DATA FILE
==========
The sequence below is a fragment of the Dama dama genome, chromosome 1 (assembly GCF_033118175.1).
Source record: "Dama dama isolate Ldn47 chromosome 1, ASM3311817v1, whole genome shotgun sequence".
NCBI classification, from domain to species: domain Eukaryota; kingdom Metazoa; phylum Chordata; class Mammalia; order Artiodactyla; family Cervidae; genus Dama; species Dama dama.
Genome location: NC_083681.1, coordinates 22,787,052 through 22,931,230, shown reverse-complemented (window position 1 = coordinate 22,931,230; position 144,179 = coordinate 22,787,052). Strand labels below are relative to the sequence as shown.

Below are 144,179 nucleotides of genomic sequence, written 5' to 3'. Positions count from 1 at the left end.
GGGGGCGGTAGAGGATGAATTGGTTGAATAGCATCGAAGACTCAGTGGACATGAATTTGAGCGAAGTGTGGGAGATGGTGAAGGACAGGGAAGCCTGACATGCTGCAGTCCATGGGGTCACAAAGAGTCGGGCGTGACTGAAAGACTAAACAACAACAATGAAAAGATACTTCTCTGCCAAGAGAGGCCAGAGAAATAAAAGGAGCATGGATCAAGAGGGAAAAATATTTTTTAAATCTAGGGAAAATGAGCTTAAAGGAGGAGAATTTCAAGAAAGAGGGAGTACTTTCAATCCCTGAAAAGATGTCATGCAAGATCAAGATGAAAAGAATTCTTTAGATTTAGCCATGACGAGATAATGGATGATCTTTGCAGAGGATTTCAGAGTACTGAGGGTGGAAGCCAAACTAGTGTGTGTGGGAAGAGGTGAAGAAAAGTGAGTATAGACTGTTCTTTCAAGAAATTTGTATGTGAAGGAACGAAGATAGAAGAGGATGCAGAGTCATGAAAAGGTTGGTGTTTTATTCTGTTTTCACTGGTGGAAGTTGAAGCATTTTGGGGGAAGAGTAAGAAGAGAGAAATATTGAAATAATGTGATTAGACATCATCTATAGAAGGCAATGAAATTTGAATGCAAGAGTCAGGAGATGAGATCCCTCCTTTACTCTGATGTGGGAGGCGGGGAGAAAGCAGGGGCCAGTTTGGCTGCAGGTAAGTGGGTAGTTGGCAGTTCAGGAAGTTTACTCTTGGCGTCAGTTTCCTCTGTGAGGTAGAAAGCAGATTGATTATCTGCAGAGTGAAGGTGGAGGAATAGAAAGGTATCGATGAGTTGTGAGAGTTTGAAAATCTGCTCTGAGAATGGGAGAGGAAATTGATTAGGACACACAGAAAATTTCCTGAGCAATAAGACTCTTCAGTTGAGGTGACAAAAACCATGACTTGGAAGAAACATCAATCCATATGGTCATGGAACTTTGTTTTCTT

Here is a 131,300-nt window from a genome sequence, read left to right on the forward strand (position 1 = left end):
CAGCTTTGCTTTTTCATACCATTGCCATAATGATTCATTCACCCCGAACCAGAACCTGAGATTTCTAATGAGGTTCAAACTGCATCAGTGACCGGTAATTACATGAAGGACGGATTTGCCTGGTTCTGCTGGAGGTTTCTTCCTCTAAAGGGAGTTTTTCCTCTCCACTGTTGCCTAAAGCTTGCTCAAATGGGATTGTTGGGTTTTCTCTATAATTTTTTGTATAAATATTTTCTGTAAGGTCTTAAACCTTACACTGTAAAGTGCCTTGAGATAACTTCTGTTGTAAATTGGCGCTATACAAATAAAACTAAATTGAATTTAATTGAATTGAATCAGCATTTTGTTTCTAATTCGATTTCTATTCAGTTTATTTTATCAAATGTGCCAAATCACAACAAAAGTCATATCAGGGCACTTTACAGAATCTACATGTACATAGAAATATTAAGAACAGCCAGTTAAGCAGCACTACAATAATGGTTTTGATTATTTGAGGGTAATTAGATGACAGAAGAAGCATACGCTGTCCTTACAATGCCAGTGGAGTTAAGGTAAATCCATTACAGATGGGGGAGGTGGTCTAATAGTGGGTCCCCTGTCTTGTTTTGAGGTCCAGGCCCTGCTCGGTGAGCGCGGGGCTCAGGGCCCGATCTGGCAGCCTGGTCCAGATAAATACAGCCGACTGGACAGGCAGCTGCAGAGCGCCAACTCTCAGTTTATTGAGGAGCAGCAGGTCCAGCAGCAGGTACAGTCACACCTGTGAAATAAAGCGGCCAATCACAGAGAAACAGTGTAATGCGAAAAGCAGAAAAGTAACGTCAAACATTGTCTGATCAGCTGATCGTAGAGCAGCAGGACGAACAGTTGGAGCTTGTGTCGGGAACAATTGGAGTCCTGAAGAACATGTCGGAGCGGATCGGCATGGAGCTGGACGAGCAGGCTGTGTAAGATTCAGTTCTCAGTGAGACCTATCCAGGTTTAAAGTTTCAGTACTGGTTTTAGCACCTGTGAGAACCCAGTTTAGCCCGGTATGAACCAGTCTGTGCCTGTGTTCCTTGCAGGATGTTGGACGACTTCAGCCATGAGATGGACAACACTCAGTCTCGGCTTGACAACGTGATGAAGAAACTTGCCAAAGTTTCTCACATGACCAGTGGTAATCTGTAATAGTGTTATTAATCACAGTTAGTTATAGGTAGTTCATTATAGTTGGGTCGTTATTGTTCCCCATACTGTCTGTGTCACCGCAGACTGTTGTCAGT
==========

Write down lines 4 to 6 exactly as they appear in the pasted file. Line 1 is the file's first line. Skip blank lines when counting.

Genome location: NC_083681.1, coordinates 22,787,052 through 22,931,230, shown reverse-complemented (window position 1 = coordinate 22,931,230; position 144,179 = coordinate 22,787,052). Strand labels below are relative to the sequence as shown.

Below are 144,179 nucleotides of genomic sequence, written 5' to 3'. Positions count from 1 at the left end.
GGGGGCGGTAGAGGATGAATTGGTTGAATAGCATCGAAGACTCAGTGGACATGAATTTGAGCGAAGTGTGGGAGATGGTGAAGGACAGGGAAGCCTGACATGCTGCAGTCCATGGGGTCACAAAGAGTCGGGCGTGACTGAAAGACTAAACAACAACAATGAAAAGATACTTCTCTGCCAAGAGAGGCCAGAGAAATAAAAGGAGCATGGATCAAGAGGGAAAAATATTTTTTAAATCTAGGGAAAATGAGCTTAAAGGAGGAGAATTTCAAGAAAGAGGGAGTACTTTCAATCCCTGAAAAGATGTCATGCAAGATCAAGATGAAAAGAATTCTTTAGATTTAGCCATGACGAGATAATGGATGATCTTTGCAGAGGATTTCAGAGTACTGAGGGTGGAAGCCAAACTAGTGTGTGTGGGAAGAGGTGAAGAAAAGTGAGTATAGACTGTTCTTTCAAGAAATTTGTATGTGAAGGAACGAAGATAGAAGAGGATGCAGAGTCATGAAAAGGTTGGTGTTTTATTCTGTTTTCACTGGTGGAAGTTGAAGCATTTTGGGGGAAGAGTAAGAAGAGAGAAATATTGAAATAATGTGATTAGACATCATCTATAGAAGGCAATGAAATTTGAATGCAAGAGTCAGGAGATGAGATCCCTCCTTTACTCTGATGTGGGAGGCGGGGAGAAAGCAGGGGCCAGTTTGGCTGCAGGTAAGTGGGTAGTTGGCAGTTCAGGAAGTTTACTCTTGGCGTCAGTTTCCTCTGTGAGGTAGAAAGCAGATTGATTATCTGCAGAGTGAAGGTGGAGGAATAGAAAGGTATCGATGAGTTGTGAGAGTTTGAAAATCTGCTCTGAGAATGGGAGAGGAAATTGATTAGGACACACAGAAAATTTCCTGAGCAATAAGACTCTTCAGTTGAGGTGACAAAAACCATGACTTGGAAGAAACATCAATCCATATGGTCATGGAACTTTGTTTTCTT